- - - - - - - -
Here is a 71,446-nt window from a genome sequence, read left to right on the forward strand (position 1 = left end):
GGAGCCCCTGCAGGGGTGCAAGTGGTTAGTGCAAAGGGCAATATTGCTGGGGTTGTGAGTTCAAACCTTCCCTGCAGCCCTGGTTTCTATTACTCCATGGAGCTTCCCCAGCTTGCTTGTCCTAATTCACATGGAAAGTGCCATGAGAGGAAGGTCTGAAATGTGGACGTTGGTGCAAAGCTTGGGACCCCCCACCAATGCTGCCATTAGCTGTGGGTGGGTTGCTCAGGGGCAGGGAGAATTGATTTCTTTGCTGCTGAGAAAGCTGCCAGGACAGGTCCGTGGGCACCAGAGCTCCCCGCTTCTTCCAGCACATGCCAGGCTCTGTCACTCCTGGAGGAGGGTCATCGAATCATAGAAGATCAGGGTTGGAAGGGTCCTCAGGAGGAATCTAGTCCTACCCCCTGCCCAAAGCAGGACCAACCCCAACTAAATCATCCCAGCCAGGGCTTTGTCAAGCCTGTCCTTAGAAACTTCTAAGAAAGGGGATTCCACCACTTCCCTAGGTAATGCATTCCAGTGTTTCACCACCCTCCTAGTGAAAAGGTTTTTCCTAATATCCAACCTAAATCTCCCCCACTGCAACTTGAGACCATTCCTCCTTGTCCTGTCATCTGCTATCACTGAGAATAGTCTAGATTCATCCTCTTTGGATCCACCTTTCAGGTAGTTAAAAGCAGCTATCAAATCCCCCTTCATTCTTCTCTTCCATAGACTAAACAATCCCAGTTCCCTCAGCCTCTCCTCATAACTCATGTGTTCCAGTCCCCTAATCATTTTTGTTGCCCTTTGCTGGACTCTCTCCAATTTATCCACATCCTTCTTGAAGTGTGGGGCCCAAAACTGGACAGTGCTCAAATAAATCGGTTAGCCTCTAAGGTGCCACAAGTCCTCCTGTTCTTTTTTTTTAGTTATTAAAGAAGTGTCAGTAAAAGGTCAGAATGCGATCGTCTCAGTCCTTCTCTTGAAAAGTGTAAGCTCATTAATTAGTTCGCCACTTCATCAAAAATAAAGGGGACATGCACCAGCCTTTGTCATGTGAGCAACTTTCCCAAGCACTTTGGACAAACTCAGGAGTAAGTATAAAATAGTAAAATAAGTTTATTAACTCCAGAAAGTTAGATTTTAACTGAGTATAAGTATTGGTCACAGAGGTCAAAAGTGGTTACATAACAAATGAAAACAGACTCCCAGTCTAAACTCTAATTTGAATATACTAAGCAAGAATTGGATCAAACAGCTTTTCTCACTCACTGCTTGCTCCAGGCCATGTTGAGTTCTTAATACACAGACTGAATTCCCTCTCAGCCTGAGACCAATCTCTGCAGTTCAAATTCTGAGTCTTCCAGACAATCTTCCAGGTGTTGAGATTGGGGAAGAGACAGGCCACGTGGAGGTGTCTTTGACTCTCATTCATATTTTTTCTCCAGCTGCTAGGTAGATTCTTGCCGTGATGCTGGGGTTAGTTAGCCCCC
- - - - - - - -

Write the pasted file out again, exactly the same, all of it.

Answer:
Here is a 71,446-nt window from a genome sequence, read left to right on the forward strand (position 1 = left end):
GGAGCCCCTGCAGGGGTGCAAGTGGTTAGTGCAAAGGGCAATATTGCTGGGGTTGTGAGTTCAAACCTTCCCTGCAGCCCTGGTTTCTATTACTCCATGGAGCTTCCCCAGCTTGCTTGTCCTAATTCACATGGAAAGTGCCATGAGAGGAAGGTCTGAAATGTGGACGTTGGTGCAAAGCTTGGGACCCCCCACCAATGCTGCCATTAGCTGTGGGTGGGTTGCTCAGGGGCAGGGAGAATTGATTTCTTTGCTGCTGAGAAAGCTGCCAGGACAGGTCCGTGGGCACCAGAGCTCCCCGCTTCTTCCAGCACATGCCAGGCTCTGTCACTCCTGGAGGAGGGTCATCGAATCATAGAAGATCAGGGTTGGAAGGGTCCTCAGGAGGAATCTAGTCCTACCCCCTGCCCAAAGCAGGACCAACCCCAACTAAATCATCCCAGCCAGGGCTTTGTCAAGCCTGTCCTTAGAAACTTCTAAGAAAGGGGATTCCACCACTTCCCTAGGTAATGCATTCCAGTGTTTCACCACCCTCCTAGTGAAAAGGTTTTTCCTAATATCCAACCTAAATCTCCCCCACTGCAACTTGAGACCATTCCTCCTTGTCCTGTCATCTGCTATCACTGAGAATAGTCTAGATTCATCCTCTTTGGATCCACCTTTCAGGTAGTTAAAAGCAGCTATCAAATCCCCCTTCATTCTTCTCTTCCATAGACTAAACAATCCCAGTTCCCTCAGCCTCTCCTCATAACTCATGTGTTCCAGTCCCCTAATCATTTTTGTTGCCCTTTGCTGGACTCTCTCCAATTTATCCACATCCTTCTTGAAGTGTGGGGCCCAAAACTGGACAGTGCTCAAATAAATCGGTTAGCCTCTAAGGTGCCACAAGTCCTCCTGTTCTTTTTTTTTAGTTATTAAAGAAGTGTCAGTAAAAGGTCAGAATGCGATCGTCTCAGTCCTTCTCTTGAAAAGTGTAAGCTCATTAATTAGTTCGCCACTTCATCAAAAATAAAGGGGACATGCACCAGCCTTTGTCATGTGAGCAACTTTCCCAAGCACTTTGGACAAACTCAGGAGTAAGTATAAAATAGTAAAATAAGTTTATTAACTCCAGAAAGTTAGATTTTAACTGAGTATAAGTATTGGTCACAGAGGTCAAAAGTGGTTACATAACAAATGAAAACAGACTCCCAGTCTAAACTCTAATTTGAATATACTAAGCAAGAATTGGATCAAACAGCTTTTCTCACTCACTGCTTGCTCCAGGCCATGTTGAGTTCTTAATACACAGACTGAATTCCCTCTCAGCCTGAGACCAATCTCTGCAGTTCAAATTCTGAGTCTTCCAGACAATCTTCCAGGTGTTGAGATTGGGGAAGAGACAGGCCACGTGGAGGTGTCTTTGACTCTCATTCATATTTTTTCTCCAGCTGCTAGGTAGATTCTTGCCGTGATGCTGGGGTTAGTTAGCCCCC